|Publication number||US6487836 B1|
|Application number||US 09/812,810|
|Publication date||Dec 3, 2002|
|Filing date||Mar 20, 2001|
|Priority date||Mar 20, 2001|
|Also published as||CA2377311A1, EP1243174A1|
|Publication number||09812810, 812810, US 6487836 B1, US 6487836B1, US-B1-6487836, US6487836 B1, US6487836B1|
|Inventors||Bruce Alan Coers, Daniel James Burke, Jerry Dean Litke, William F. Cooper, Karl-Heinz Otto Mertins|
|Original Assignee||Deere & Company|
|Export Citation||BiBTeX, EndNote, RefMan|
|Patent Citations (17), Referenced by (10), Classifications (6), Legal Events (4)|
|External Links: USPTO, USPTO Assignment, Espacenet|
1. Field of the Invention
The present invention is directed to a combine having a crop moisture sensor that is mounted in the feederhouse of a combine for directing a moisture signal to a controller for controlling the harvesting speed of the combine.
2. Description of the Prior Art
Agricultural combines are large machines that harvest, thresh, separate and clean an agricultural crop. The resulting clean grain is stored in a grain tank located on the combine. The clean grain can then be transported from the grain tank to a truck, grain cart or other receiving bin by an unloading auger.
A harvesting assembly located at the front of the combine harvests the crop. The harvested crop is directed to a feederhouse for delivering the harvested crop material to a threshing assembly. The threshing assembly may either be a conventional transverse threshing cylinder and concave, or a rotary threshing assembly.
Typically crop moisture sensors are used to detect the moisture of harvested grain. Capacitance crop moisture sensors have been located in the clean grain elevator, various clean grain augers or in the grain tank. In one proposed system a crop moisture sensor is mounted on a harvesting platform. Its moisture signal is used to control combine running speed, see Japanese Patent 5-20781 3A2. In another proposed embodiment the moisture sensor is mounted to the floor of a feederhouse, see U.S. Pat. No. 6,185,990.
It is an object of the present invention to locate a crop moisture sensor in the feederhouse that senses the moisture of the harvested crop for controlling the operations for an agricultural combine.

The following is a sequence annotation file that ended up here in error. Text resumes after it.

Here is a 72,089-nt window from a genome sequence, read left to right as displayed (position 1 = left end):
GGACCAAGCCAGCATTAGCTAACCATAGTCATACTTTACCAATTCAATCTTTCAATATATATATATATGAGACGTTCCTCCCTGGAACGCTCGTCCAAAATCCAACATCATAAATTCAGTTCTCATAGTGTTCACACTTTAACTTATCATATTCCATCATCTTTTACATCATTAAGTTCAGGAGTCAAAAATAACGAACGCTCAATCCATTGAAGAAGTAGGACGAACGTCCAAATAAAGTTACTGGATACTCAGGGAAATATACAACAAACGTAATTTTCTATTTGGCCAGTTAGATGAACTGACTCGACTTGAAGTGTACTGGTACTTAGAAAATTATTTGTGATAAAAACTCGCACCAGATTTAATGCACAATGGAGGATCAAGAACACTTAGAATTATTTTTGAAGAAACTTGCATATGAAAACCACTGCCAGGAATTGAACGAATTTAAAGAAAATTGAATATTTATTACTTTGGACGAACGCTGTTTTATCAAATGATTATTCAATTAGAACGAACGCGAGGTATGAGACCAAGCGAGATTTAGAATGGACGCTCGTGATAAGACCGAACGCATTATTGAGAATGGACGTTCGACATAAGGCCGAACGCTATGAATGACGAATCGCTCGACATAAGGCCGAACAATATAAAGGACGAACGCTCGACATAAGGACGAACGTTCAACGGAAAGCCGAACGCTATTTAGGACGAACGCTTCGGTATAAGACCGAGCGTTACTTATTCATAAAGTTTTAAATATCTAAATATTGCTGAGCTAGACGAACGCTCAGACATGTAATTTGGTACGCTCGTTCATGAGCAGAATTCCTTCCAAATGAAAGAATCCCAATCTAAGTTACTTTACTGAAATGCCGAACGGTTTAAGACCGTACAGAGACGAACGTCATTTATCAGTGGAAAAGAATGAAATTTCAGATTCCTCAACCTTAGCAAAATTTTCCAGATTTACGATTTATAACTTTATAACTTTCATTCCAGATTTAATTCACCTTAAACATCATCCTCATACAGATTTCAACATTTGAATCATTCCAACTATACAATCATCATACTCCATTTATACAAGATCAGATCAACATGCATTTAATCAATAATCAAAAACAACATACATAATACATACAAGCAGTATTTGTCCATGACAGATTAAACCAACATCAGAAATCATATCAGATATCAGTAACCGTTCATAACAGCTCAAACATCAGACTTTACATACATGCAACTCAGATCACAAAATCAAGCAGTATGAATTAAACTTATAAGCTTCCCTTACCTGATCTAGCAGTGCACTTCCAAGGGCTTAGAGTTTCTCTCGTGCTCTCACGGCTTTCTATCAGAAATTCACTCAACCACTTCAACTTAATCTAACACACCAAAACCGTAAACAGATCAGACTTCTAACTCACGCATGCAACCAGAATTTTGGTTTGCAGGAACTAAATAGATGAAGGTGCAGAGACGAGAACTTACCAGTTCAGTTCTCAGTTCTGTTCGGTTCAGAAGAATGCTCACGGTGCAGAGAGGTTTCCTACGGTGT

An agricultural combine is provided with a throughput control system which controls the harvesting speed of the combine in response to various inputs. One of the inputs to the throughput control system is a harvested crop moisture signal that is directed to the electronic controller of the throughput control system. The moisture signal is generated by a capacitance moisture sensor that is mounted on the feederhouse. The moisture sensor comes into operational contact with the harvested crop material as it passes through the feederhouse. The moisture signal reflects the moisture content of the harvested crop before it enters the threshing assembly. The moisture signal is directed to the electronic controller and can be used to modify the desired hydraulic pressure signal or the actual pressure signal, to thereby modify the harvesting speed of the combine.
Cumulatively or alternatively the moisture signal can be used to immediately change the speed of the combine if the moisture signal falls outside certain preset limits or the moisture is dramatically changed from previous moisture readings. For example, if the combine is entering a green weedy patch in the field, the moisture sensor would signal high moisture crop material, the controller in turn would immediately slow down the combine to better accommodate this heavy load. Similarly, as the combine passes out of this weedy patch the controller would automatically speed up the combine as the combine enters more normal crop conditions. As stated above, the moisture signal can be used to simply modify one of the hydraulic pressure signals and/or be used against moisture set points to override the normal throughput control using the actual hydraulic pressure of the variable torque sensing drive.
FIG. 1 is a semi-schematic side view of an agricultural combine.
FIG. 2 is a schematic of the throughput control system of the present invention.
FIG. 1 shows an agricultural combine 10 comprising a supporting structure 12 having ground engaging wheels 14 extending from the supporting structure. Although the combine is illustrated as having wheels it could also have ground engaging tracks either full tracks or half tracks. A harvesting platform 16 is used for harvesting a crop and directing it to a feederhouse 18. The feederhouse 18 contains a conveyor for conveying the harvested crop to a beater 20. The beater 20 directs the crop upwardly through an inlet transition section 22 to a rotary threshing and separating assembly 24. The illustrated threshing and separating assembly 24 is axially arranged in the combine 10, however, it could be in other orientations relative to the longitudinal axis of the combine. Although the present invention is described and illustrated as being used on a rotary threshing and separating assembly, it can also be used on a combine having a conventional transverse threshing cylinder and concave assembly.